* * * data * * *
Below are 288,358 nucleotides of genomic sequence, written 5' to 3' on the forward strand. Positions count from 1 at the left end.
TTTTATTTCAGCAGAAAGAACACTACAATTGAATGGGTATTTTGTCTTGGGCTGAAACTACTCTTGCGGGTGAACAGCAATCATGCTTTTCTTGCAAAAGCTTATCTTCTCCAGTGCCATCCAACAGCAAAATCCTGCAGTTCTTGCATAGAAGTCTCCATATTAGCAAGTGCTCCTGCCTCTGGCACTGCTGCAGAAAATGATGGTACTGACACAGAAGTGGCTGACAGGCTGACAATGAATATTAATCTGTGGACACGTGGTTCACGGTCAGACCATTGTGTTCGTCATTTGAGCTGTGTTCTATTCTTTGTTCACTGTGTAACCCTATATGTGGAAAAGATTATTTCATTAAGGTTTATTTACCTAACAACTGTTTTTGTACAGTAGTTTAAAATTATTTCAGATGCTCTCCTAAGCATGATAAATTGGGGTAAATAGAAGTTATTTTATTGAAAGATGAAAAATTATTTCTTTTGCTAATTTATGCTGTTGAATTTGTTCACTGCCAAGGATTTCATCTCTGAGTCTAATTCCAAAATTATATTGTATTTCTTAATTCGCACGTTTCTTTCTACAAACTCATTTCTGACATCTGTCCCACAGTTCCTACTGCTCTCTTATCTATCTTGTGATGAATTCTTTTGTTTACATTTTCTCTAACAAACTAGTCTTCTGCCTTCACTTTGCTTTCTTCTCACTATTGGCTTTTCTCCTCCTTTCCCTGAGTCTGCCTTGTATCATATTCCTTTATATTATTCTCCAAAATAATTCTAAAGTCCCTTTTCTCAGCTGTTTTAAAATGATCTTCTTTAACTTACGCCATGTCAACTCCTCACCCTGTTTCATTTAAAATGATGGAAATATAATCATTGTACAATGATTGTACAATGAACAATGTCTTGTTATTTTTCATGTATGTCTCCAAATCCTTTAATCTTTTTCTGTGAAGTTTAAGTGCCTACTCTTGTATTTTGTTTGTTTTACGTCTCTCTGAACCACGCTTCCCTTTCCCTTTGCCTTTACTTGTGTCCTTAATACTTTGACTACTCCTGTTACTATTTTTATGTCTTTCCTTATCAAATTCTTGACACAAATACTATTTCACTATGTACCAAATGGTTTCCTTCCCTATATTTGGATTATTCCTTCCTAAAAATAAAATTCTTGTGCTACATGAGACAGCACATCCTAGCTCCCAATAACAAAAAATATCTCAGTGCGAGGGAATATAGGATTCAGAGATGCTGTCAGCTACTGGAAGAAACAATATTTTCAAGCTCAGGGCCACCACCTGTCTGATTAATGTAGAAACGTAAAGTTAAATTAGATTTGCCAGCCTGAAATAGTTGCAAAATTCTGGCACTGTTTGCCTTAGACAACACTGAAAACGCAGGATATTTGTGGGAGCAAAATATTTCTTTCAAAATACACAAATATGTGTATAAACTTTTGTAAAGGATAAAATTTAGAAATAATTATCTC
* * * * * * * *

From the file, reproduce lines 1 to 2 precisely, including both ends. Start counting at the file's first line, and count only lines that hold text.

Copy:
Below are 288,358 nucleotides of genomic sequence, written 5' to 3' on the forward strand. Positions count from 1 at the left end.
TTTTATTTCAGCAGAAAGAACACTACAATTGAATGGGTATTTTGTCTTGGGCTGAAACTACTCTTGCGGGTGAACAGCAATCATGCTTTTCTTGCAAAAGCTTATCTTCTCCAGTGCCATCCAACAGCAAAATCCTGCAGTTCTTGCATAGAAGTCTCCATATTAGCAAGTGCTCCTGCCTCTGGCACTGCTGCAGAAAATGATGGTACTGACACAGAAGTGGCTGACAGGCTGACAATGAATATTAATCTGTGGACACGTGGTTCACGGTCAGACCATTGTGTTCGTCATTTGAGCTGTGTTCTATTCTTTGTTCACTGTGTAACCCTATATGTGGAAAAGATTATTTCATTAAGGTTTATTTACCTAACAACTGTTTTTGTACAGTAGTTTAAAATTATTTCAGATGCTCTCCTAAGCATGATAAATTGGGGTAAATAGAAGTTATTTTATTGAAAGATGAAAAATTATTTCTTTTGCTAATTTATGCTGTTGAATTTGTTCACTGCCAAGGATTTCATCTCTGAGTCTAATTCCAAAATTATATTGTATTTCTTAATTCGCACGTTTCTTTCTACAAACTCATTTCTGACATCTGTCCCACAGTTCCTACTGCTCTCTTATCTATCTTGTGATGAATTCTTTTGTTTACATTTTCTCTAACAAACTAGTCTTCTGCCTTCACTTTGCTTTCTTCTCACTATTGGCTTTTCTCCTCCTTTCCCTGAGTCTGCCTTGTATCATATTCCTTTATATTATTCTCCAAAATAATTCTAAAGTCCCTTTTCTCAGCTGTTTTAAAATGATCTTCTTTAACTTACGCCATGTCAACTCCTCACCCTGTTTCATTTAAAATGATGGAAATATAATCATTGTACAATGATTGTACAATGAACAATGTCTTGTTATTTTTCATGTATGTCTCCAAATCCTTTAATCTTTTTCTGTGAAGTTTAAGTGCCTACTCTTGTATTTTGTTTGTTTTACGTCTCTCTGAACCACGCTTCCCTTTCCCTTTGCCTTTACTTGTGTCCTTAATACTTTGACTACTCCTGTTACTATTTTTATGTCTTTCCTTATCAAATTCTTGACACAAATACTATTTCACTATGTACCAAATGGTTTCCTTCCCTATATTTGGATTATTCCTTCCTAAAAATAAAATTCTTGTGCTACATGAGACAGCACATCCTAGCTCCCAATAACAAAAAATATCTCAGTGCGAGGGAATATAGGATTCAGAGATGCTGTCAGCTACTGGAAGAAACAATATTTTCAAGCTCAGGGCCACCACCTGTCTGATTAATGTAGAAACGTAAAGTTAAATTAGATTTGCCAGCCTGAAATAGTTGCAAAATTCTGGCACTGTTTGCCTTAGACAACACTGAAAACGCAGGATATTTGTGGGAGCAAAATATTTCTTTCAAAATACACAAATATGTGTATAAACTTTTGTAAAGGATAAAATTTAGAAATAATTATCTC